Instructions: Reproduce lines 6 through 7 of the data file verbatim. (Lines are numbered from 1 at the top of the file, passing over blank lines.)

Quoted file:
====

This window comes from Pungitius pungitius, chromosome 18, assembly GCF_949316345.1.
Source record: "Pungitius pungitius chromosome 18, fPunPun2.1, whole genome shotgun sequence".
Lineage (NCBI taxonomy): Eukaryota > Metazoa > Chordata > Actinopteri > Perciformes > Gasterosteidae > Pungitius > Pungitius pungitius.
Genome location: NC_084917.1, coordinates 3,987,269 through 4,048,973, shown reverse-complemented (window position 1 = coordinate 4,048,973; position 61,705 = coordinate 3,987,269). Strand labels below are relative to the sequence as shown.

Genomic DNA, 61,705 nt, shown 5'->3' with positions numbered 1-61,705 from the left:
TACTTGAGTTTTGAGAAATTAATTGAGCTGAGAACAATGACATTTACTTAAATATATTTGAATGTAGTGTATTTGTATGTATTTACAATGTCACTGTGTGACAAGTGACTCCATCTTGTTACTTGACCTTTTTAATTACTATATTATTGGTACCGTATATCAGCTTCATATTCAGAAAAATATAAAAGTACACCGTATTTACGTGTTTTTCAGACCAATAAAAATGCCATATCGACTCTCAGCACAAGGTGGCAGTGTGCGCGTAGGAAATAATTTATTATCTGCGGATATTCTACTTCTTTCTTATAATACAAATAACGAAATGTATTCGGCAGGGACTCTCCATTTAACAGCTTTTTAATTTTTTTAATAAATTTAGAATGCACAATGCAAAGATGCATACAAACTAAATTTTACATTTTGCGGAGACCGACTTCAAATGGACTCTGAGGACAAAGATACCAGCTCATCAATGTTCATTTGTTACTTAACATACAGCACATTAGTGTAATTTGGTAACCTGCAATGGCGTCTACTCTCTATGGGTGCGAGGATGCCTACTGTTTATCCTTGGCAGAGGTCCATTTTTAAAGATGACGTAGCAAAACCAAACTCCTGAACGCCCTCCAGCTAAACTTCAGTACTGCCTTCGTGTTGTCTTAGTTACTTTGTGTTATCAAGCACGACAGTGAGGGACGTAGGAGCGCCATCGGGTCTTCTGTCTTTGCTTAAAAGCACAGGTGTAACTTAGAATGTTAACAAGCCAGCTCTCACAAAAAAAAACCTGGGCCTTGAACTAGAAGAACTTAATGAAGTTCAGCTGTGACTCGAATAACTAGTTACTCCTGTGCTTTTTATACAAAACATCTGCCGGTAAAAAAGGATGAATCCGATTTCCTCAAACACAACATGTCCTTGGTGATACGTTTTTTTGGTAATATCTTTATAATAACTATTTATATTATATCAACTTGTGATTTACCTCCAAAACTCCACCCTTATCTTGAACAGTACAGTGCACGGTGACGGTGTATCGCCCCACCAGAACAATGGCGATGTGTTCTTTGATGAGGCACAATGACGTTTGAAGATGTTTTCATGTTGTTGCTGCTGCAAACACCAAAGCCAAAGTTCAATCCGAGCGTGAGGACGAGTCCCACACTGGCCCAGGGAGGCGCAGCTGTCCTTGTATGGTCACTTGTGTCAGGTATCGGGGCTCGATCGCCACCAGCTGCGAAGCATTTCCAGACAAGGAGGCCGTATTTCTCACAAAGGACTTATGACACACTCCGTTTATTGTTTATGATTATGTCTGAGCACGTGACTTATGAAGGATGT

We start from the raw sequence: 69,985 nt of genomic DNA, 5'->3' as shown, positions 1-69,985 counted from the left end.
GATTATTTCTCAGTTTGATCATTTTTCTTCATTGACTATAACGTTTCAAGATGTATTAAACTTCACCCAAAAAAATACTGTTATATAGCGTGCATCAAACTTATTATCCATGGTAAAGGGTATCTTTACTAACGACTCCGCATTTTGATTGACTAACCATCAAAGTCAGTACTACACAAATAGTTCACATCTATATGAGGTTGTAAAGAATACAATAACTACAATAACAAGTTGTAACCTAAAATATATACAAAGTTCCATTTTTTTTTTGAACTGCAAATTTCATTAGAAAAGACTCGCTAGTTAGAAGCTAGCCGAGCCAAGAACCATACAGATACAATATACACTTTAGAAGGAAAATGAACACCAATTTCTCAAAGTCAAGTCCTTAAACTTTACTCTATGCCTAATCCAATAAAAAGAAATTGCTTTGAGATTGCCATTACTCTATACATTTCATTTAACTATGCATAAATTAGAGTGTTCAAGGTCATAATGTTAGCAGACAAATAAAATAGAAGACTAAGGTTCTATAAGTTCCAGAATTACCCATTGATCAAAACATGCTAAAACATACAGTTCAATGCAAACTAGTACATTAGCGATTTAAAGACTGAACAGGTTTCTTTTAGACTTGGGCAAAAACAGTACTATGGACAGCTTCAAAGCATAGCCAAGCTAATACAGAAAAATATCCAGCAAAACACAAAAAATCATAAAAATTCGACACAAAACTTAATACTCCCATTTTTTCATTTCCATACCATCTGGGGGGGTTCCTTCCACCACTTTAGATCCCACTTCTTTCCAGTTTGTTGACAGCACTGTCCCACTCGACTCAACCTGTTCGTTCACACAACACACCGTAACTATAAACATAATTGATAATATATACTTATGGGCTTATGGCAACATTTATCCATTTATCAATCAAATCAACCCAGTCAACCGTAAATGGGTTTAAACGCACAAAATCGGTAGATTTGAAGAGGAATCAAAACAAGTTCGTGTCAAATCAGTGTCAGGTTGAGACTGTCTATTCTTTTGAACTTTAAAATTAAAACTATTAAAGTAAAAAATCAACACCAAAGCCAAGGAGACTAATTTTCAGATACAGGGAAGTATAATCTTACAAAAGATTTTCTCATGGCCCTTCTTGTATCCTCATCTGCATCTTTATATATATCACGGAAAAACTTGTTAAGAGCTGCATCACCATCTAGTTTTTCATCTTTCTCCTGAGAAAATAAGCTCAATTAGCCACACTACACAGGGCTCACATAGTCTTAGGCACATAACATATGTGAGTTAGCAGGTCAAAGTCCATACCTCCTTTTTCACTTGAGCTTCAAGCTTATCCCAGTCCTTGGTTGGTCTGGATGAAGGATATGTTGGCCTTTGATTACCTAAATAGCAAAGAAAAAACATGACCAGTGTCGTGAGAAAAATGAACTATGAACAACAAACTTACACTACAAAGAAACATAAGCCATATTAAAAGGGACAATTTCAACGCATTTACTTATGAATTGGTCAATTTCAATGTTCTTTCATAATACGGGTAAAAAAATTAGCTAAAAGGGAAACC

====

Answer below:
TACTTGAGTTTTGAGAAATTAATTGAGCTGAGAACAATGACATTTACTTAAATATATTTGAATGTAGTGTATTTGTATGTATTTACAATGTCACTGTGTGACAAGTGACTCCATCTTGTTACTTGACCTTTTTAATTACTATATTATTGGTACCGTATATCAGCTTCATATTCAGAAAAATATAAAAGTACACCGTATTTACGTGTTTTTCAGACCAATAAAAATGCCATATCGACTCTCAGCACAAGGTGGCAGTGTGCGCGTAGGAAATAATTTATTATCTGCGGATATTCTACTTCTTTCTTATAATACAAATAACGAAATGTATTCGGCAGGGACTCTCCATTTAACAGCTTTTTAATTTTTTTAATAAATTTAGAATGCACAATGCAAAGATGCATACAAACTAAATTTTACATTTTGCGGAGACCGACTTCAAATGGACTCTGAGGACAAAGATACCAGCTCATCAATGTTCATTTGTTACTTAACATACAGCACATTAGTGTAATTTGGTAACCTGCAATGGCGTCTACTCTCTATGGGTGCGAGGATGCCTACTGTTTATCCTTGGCAGAGGTCCATTTTTAAAGATGACGTAGCAAAACCAAACTCCTGAACGCCCTCCAGCTAAACTTCAGTACTGCCTTCGTGTTGTCTTAGTTACTTTGTGTTATCAAGCACGACAGTGAGGGACGTAGGAGCGCCATCGGGTCTTCTGTCTTTGCTTAAAAGCACAGGTGTAACTTAGAATGTTAACAAGCCAGCTCTCACAAAAAAAAACCTGGGCCTTGAACTAGAAGAACTTAATGAAGTTCAGCTGTGACTCGAATAACTAGTTACTCCTGTGCTTTTTATACAAAACATCTGCCGGTAAAAAAGGATGAATCCGATTTCCTCAAACACAACATGTCCTTGGTGATACGTTTTTTTGGTAATATCTTTATAATAACTATTTATATTATATCAACTTGTGATTTACCTCCAAAACTCCACCCTTATCTTGAACAGTACAGTGCACGGTGACGGTGTATCGCCCCACCAGAACAATGGCGATGTGTTCTTTGATGAGGCACAATGACGTTTGAAGATGTTTTCATGTTGTTGCTGCTGCAAACACCAAAGCCAAAGTTCAATCCGAGCGTGAGGACGAGTCCCACACTGGCCCAGGGAGGCGCAGCTGTCCTTGTATGGTCACTTGTGTCAGGTATCGGGGCTCGATCGCCACCAGCTGCGAAGCATTTCCAGACAAGGAGGCCGTATTTCTCACAAAGGACTTATGACACACTCCGTTTATTGTTTATGATTATGTCTGAGCACGTGACTTATGAAGGATGT

We start from the raw sequence: 69,985 nt of genomic DNA, 5'->3' as shown, positions 1-69,985 counted from the left end.